WordPress allows plugins and themes to hook into hundreds of different filters to manage content, some of which are used by WordPress to expand shortcodes, for example. WordPress generally calls a filter (like ‘the_content’) once to expand text for a given post within the loop or a single webpage. As a consequence, some authors mistakenly assume that a filter they have created will only be executed once for a given post, and only within the webpage body or specific area. WordPress filters are available to any theme or plugin that needs to expand text (title, excerpt, content, etc.), and in any context (header, loop, widget, admin, etc.). NGFB uses ‘the_content’ filter to locate media elements within the content, and to provide complete and accurate description meta tags.


On the NGFB Advanced settings page, you can uncheck the ‘Apply WordPress Content Filters’ option to see if your problem is related to a WordPress filter hook. If unchecking this option fixes your problem, you should determine which plugin / theme is at fault and report the issue with the plugin/theme author. Using the WordPress apply_filters() function should not break a theme and/or plugin.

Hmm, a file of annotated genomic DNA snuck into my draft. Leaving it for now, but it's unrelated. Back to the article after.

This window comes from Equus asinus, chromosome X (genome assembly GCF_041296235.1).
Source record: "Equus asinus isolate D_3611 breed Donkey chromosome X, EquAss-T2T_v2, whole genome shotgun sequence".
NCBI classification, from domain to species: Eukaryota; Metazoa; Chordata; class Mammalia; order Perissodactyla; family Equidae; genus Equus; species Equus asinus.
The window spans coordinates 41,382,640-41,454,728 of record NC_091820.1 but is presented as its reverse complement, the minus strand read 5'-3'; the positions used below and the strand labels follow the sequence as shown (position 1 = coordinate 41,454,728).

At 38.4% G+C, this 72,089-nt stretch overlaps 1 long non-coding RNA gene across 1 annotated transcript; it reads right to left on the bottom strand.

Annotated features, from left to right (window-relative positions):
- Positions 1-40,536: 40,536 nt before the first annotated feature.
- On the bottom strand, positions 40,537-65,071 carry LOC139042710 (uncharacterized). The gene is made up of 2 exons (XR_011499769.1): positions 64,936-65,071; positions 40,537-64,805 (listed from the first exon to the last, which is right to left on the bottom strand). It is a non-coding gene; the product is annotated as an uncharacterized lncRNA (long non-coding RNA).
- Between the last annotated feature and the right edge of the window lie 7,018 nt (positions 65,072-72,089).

If you disable the content filter, and your Post/Page content relies upon shortcodes for its text, then you may find that NGFB cannot create accurate description meta tags (or any description text at all). NGFB looks for a custom description and excerpt before falling back to using the content text. In the case where content filters are disabled, and the content uses shortcodes for its text, then you may have to enter an excerpt and/or custom description for those Posts/Pages.


Since NGFB uses the custom description and/or excerpt first, before falling back the content, using a custom description and/or excerpt for a few Posts/Pages could be another alternative to disabling the content filter for the whole website.


See the Debugging and Problem Solving notes for more information on troubleshooting.